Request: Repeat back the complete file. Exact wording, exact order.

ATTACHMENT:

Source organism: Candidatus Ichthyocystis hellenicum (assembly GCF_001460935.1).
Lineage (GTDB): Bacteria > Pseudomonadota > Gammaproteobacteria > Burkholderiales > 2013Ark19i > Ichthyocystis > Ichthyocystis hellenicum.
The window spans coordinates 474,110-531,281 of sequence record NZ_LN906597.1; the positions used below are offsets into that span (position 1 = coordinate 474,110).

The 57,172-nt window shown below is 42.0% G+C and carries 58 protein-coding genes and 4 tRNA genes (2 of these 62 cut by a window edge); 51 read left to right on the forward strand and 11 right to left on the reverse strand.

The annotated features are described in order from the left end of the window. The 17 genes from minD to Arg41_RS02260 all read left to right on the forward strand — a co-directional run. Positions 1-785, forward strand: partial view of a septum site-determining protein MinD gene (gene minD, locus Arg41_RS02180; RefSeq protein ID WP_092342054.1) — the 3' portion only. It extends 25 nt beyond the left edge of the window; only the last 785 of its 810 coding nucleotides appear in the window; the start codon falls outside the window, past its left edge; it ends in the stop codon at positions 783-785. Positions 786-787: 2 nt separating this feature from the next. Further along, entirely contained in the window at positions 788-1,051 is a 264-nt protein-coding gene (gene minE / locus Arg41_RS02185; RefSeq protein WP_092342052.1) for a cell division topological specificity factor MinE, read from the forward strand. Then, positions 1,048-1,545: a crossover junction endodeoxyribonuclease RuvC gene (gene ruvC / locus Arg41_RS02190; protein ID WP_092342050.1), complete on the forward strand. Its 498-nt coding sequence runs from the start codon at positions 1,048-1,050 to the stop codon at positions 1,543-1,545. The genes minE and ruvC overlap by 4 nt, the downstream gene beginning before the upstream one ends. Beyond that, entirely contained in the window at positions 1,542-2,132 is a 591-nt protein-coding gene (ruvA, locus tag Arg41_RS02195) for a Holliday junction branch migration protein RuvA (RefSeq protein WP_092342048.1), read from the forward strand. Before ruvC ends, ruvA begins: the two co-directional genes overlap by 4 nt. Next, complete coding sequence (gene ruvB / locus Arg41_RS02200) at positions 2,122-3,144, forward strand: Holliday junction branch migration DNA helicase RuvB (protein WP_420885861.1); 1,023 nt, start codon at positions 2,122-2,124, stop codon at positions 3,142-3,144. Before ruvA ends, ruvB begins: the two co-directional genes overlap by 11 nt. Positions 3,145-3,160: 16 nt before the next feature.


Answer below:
Source organism: Candidatus Ichthyocystis hellenicum (assembly GCF_001460935.1).
Lineage (GTDB): Bacteria > Pseudomonadota > Gammaproteobacteria > Burkholderiales > 2013Ark19i > Ichthyocystis > Ichthyocystis hellenicum.
The window spans coordinates 474,110-531,281 of sequence record NZ_LN906597.1; the positions used below are offsets into that span (position 1 = coordinate 474,110).

The 57,172-nt window shown below is 42.0% G+C and carries 58 protein-coding genes and 4 tRNA genes (2 of these 62 cut by a window edge); 51 read left to right on the forward strand and 11 right to left on the reverse strand.

The annotated features are described in order from the left end of the window. The 17 genes from minD to Arg41_RS02260 all read left to right on the forward strand — a co-directional run. Positions 1-785, forward strand: partial view of a septum site-determining protein MinD gene (gene minD, locus Arg41_RS02180; RefSeq protein ID WP_092342054.1) — the 3' portion only. It extends 25 nt beyond the left edge of the window; only the last 785 of its 810 coding nucleotides appear in the window; the start codon falls outside the window, past its left edge; it ends in the stop codon at positions 783-785. Positions 786-787: 2 nt separating this feature from the next. Further along, entirely contained in the window at positions 788-1,051 is a 264-nt protein-coding gene (gene minE / locus Arg41_RS02185; RefSeq protein WP_092342052.1) for a cell division topological specificity factor MinE, read from the forward strand. Then, positions 1,048-1,545: a crossover junction endodeoxyribonuclease RuvC gene (gene ruvC / locus Arg41_RS02190; protein ID WP_092342050.1), complete on the forward strand. Its 498-nt coding sequence runs from the start codon at positions 1,048-1,050 to the stop codon at positions 1,543-1,545. The genes minE and ruvC overlap by 4 nt, the downstream gene beginning before the upstream one ends. Beyond that, entirely contained in the window at positions 1,542-2,132 is a 591-nt protein-coding gene (ruvA, locus tag Arg41_RS02195) for a Holliday junction branch migration protein RuvA (RefSeq protein WP_092342048.1), read from the forward strand. Before ruvC ends, ruvA begins: the two co-directional genes overlap by 4 nt. Next, complete coding sequence (gene ruvB / locus Arg41_RS02200) at positions 2,122-3,144, forward strand: Holliday junction branch migration DNA helicase RuvB (protein WP_420885861.1); 1,023 nt, start codon at positions 2,122-2,124, stop codon at positions 3,142-3,144. Before ruvA ends, ruvB begins: the two co-directional genes overlap by 11 nt. Positions 3,145-3,160: 16 nt before the next feature.